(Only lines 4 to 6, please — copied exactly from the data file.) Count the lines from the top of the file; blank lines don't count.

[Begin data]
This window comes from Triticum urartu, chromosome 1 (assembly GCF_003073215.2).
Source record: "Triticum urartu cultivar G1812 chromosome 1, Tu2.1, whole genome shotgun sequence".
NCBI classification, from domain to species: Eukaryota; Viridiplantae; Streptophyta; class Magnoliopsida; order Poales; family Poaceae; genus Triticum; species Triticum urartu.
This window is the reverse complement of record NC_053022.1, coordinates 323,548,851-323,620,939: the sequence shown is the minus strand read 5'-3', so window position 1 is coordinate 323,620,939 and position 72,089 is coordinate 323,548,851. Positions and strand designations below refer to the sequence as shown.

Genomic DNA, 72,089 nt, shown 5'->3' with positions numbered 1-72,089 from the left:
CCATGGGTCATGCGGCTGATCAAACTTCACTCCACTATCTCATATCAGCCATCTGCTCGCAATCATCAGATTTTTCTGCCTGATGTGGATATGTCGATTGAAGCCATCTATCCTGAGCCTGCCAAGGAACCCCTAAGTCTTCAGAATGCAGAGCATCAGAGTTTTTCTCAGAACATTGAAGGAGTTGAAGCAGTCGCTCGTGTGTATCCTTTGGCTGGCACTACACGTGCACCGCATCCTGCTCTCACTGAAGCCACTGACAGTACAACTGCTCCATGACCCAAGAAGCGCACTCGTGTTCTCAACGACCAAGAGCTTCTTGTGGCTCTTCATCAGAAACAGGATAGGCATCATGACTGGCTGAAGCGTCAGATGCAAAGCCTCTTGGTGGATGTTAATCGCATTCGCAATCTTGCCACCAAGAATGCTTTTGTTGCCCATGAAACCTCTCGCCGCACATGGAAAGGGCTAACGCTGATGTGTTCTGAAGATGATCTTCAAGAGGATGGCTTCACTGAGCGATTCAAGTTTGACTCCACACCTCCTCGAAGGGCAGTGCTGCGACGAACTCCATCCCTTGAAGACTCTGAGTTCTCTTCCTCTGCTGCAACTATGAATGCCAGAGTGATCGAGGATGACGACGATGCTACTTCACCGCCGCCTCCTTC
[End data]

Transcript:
This window is the reverse complement of record NC_053022.1, coordinates 323,548,851-323,620,939: the sequence shown is the minus strand read 5'-3', so window position 1 is coordinate 323,620,939 and position 72,089 is coordinate 323,548,851. Positions and strand designations below refer to the sequence as shown.

Genomic DNA, 72,089 nt, shown 5'->3' with positions numbered 1-72,089 from the left:
CCATGGGTCATGCGGCTGATCAAACTTCACTCCACTATCTCATATCAGCCATCTGCTCGCAATCATCAGATTTTTCTGCCTGATGTGGATATGTCGATTGAAGCCATCTATCCTGAGCCTGCCAAGGAACCCCTAAGTCTTCAGAATGCAGAGCATCAGAGTTTTTCTCAGAACATTGAAGGAGTTGAAGCAGTCGCTCGTGTGTATCCTTTGGCTGGCACTACACGTGCACCGCATCCTGCTCTCACTGAAGCCACTGACAGTACAACTGCTCCATGACCCAAGAAGCGCACTCGTGTTCTCAACGACCAAGAGCTTCTTGTGGCTCTTCATCAGAAACAGGATAGGCATCATGACTGGCTGAAGCGTCAGATGCAAAGCCTCTTGGTGGATGTTAATCGCATTCGCAATCTTGCCACCAAGAATGCTTTTGTTGCCCATGAAACCTCTCGCCGCACATGGAAAGGGCTAACGCTGATGTGTTCTGAAGATGATCTTCAAGAGGATGGCTTCACTGAGCGATTCAAGTTTGACTCCACACCTCCTCGAAGGGCAGTGCTGCGACGAACTCCATCCCTTGAAGACTCTGAGTTCTCTTCCTCTGCTGCAACTATGAATGCCAGAGTGATCGAGGATGACGACGATGCTACTTCACCGCCGCCTCCTTC